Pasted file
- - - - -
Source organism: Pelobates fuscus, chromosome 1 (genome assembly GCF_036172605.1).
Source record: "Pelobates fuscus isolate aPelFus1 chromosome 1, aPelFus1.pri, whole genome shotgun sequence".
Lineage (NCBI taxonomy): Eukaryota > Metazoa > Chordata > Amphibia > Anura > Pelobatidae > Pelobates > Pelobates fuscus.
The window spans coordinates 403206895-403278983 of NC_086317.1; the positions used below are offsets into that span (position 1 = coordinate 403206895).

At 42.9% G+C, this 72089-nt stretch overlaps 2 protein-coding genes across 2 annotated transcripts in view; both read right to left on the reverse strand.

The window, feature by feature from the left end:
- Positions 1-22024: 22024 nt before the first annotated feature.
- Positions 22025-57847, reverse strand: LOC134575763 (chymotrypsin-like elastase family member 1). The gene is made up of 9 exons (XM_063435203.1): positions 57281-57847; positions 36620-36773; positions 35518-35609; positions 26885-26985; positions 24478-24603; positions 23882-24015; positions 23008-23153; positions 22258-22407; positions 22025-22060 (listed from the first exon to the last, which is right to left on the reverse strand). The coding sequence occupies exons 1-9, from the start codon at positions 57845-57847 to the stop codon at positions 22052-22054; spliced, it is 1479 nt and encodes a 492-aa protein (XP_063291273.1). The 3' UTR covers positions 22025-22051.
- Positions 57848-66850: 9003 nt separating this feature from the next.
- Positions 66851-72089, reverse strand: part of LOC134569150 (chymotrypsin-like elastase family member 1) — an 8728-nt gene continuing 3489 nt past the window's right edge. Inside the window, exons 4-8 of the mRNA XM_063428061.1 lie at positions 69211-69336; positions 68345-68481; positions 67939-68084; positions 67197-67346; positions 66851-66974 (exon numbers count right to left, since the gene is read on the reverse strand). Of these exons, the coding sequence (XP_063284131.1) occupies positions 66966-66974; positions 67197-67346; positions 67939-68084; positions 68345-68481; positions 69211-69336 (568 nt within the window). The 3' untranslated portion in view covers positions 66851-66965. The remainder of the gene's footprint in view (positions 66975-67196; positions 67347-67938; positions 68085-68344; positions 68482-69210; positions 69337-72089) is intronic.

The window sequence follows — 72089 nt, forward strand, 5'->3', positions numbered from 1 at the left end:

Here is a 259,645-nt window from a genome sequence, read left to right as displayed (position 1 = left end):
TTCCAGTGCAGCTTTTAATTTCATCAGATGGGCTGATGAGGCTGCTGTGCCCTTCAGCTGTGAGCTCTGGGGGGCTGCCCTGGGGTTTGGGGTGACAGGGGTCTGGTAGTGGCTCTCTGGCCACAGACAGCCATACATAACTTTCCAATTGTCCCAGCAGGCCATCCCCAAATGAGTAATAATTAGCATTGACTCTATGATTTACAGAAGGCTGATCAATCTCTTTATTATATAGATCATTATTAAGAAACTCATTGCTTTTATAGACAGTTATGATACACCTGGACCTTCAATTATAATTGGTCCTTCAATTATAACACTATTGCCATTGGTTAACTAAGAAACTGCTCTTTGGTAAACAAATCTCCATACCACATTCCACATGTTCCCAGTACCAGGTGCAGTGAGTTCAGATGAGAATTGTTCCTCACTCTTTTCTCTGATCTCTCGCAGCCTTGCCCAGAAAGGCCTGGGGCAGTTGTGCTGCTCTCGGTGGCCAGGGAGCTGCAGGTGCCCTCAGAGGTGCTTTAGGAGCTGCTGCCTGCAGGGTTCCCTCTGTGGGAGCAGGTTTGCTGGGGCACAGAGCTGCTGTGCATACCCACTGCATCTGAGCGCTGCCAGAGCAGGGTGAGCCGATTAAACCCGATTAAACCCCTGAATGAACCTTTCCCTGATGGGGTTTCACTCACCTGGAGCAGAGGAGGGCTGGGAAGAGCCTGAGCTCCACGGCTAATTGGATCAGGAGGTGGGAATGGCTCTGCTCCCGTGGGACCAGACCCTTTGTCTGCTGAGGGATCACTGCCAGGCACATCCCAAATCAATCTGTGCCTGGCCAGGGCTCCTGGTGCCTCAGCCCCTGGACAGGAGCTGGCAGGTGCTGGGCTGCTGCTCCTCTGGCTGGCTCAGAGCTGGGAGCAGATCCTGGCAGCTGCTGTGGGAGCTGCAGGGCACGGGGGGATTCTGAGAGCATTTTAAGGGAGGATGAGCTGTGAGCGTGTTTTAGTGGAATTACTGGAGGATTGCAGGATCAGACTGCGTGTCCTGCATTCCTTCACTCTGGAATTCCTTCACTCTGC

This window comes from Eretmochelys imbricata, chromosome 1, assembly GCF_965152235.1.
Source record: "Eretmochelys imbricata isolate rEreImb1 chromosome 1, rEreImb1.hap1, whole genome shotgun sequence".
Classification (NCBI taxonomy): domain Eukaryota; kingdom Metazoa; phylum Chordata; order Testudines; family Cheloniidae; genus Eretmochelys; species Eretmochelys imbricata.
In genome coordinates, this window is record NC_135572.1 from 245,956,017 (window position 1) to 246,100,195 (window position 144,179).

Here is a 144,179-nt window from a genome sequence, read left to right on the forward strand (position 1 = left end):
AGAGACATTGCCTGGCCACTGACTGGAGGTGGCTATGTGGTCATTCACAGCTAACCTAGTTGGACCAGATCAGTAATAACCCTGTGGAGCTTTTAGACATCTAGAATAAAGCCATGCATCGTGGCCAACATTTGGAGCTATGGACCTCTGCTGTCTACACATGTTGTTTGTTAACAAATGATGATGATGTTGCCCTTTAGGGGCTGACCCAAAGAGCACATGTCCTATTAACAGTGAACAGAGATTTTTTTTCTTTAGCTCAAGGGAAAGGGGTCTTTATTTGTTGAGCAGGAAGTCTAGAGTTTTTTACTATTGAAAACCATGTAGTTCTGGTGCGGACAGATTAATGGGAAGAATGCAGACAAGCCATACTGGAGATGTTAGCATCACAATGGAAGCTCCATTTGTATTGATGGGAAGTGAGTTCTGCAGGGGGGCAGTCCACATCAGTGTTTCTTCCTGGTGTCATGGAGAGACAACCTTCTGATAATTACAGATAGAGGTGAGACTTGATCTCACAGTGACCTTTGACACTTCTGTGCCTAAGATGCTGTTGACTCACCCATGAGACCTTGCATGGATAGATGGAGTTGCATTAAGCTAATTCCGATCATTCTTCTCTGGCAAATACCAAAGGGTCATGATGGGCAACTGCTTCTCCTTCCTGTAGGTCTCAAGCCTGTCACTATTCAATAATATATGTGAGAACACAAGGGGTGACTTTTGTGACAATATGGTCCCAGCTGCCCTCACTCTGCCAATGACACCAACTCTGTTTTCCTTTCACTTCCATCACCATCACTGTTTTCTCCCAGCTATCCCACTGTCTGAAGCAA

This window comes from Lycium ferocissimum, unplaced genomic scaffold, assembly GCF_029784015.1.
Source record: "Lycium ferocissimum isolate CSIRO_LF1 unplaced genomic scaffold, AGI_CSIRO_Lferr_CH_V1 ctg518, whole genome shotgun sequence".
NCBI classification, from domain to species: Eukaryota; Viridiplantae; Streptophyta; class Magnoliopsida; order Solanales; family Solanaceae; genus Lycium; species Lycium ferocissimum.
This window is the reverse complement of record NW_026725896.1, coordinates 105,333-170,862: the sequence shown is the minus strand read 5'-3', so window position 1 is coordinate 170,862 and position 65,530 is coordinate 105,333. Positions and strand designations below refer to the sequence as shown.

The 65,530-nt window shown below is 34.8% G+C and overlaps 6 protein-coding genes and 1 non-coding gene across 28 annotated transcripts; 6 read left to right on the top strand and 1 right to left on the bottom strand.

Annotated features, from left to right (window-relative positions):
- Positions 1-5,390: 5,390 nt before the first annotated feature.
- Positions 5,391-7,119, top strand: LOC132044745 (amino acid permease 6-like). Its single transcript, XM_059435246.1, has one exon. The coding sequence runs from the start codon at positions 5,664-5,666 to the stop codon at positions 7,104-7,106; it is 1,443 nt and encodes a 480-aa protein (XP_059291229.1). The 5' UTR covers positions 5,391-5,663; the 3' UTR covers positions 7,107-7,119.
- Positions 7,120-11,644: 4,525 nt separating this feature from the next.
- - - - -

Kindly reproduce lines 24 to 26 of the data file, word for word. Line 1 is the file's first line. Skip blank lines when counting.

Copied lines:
The 65,530-nt window shown below is 34.8% G+C and overlaps 6 protein-coding genes and 1 non-coding gene across 28 annotated transcripts; 6 read left to right on the top strand and 1 right to left on the bottom strand.

Annotated features, from left to right (window-relative positions):
- Positions 1-5,390: 5,390 nt before the first annotated feature.